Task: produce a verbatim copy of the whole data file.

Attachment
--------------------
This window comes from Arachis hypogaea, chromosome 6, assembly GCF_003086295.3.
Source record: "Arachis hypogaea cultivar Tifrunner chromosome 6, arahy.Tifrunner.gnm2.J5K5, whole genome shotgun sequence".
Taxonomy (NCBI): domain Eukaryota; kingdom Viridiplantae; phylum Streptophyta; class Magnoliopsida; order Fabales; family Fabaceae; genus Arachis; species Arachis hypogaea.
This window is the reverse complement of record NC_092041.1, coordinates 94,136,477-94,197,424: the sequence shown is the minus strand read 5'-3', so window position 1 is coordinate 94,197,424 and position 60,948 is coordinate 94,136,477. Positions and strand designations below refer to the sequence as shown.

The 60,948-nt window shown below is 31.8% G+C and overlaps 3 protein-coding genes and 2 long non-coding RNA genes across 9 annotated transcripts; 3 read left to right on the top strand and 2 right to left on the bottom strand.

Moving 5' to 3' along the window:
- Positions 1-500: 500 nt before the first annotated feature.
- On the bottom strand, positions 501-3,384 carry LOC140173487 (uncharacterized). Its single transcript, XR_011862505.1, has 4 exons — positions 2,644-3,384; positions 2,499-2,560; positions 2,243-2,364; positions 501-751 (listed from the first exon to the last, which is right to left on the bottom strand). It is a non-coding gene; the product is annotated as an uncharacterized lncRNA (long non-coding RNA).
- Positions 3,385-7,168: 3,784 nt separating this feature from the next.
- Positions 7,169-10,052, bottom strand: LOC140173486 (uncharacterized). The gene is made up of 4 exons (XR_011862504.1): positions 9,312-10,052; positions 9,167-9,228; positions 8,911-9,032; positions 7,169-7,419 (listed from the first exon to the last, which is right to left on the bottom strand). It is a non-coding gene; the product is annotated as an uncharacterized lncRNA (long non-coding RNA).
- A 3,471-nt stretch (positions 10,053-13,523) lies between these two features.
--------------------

This window comes from Arachis hypogaea, chromosome 6, assembly GCF_003086295.3.
Source record: "Arachis hypogaea cultivar Tifrunner chromosome 6, arahy.Tifrunner.gnm2.J5K5, whole genome shotgun sequence".
Taxonomy (NCBI): domain Eukaryota; kingdom Viridiplantae; phylum Streptophyta; class Magnoliopsida; order Fabales; family Fabaceae; genus Arachis; species Arachis hypogaea.
This window is the reverse complement of record NC_092041.1, coordinates 94,136,477-94,197,424: the sequence shown is the minus strand read 5'-3', so window position 1 is coordinate 94,197,424 and position 60,948 is coordinate 94,136,477. Positions and strand designations below refer to the sequence as shown.

The 60,948-nt window shown below is 31.8% G+C and overlaps 3 protein-coding genes and 2 long non-coding RNA genes across 9 annotated transcripts; 3 read left to right on the top strand and 2 right to left on the bottom strand.

Moving 5' to 3' along the window:
- Positions 1-500: 500 nt before the first annotated feature.
- On the bottom strand, positions 501-3,384 carry LOC140173487 (uncharacterized). Its single transcript, XR_011862505.1, has 4 exons — positions 2,644-3,384; positions 2,499-2,560; positions 2,243-2,364; positions 501-751 (listed from the first exon to the last, which is right to left on the bottom strand). It is a non-coding gene; the product is annotated as an uncharacterized lncRNA (long non-coding RNA).
- Positions 3,385-7,168: 3,784 nt separating this feature from the next.
- Positions 7,169-10,052, bottom strand: LOC140173486 (uncharacterized). The gene is made up of 4 exons (XR_011862504.1): positions 9,312-10,052; positions 9,167-9,228; positions 8,911-9,032; positions 7,169-7,419 (listed from the first exon to the last, which is right to left on the bottom strand). It is a non-coding gene; the product is annotated as an uncharacterized lncRNA (long non-coding RNA).
- A 3,471-nt stretch (positions 10,053-13,523) lies between these two features.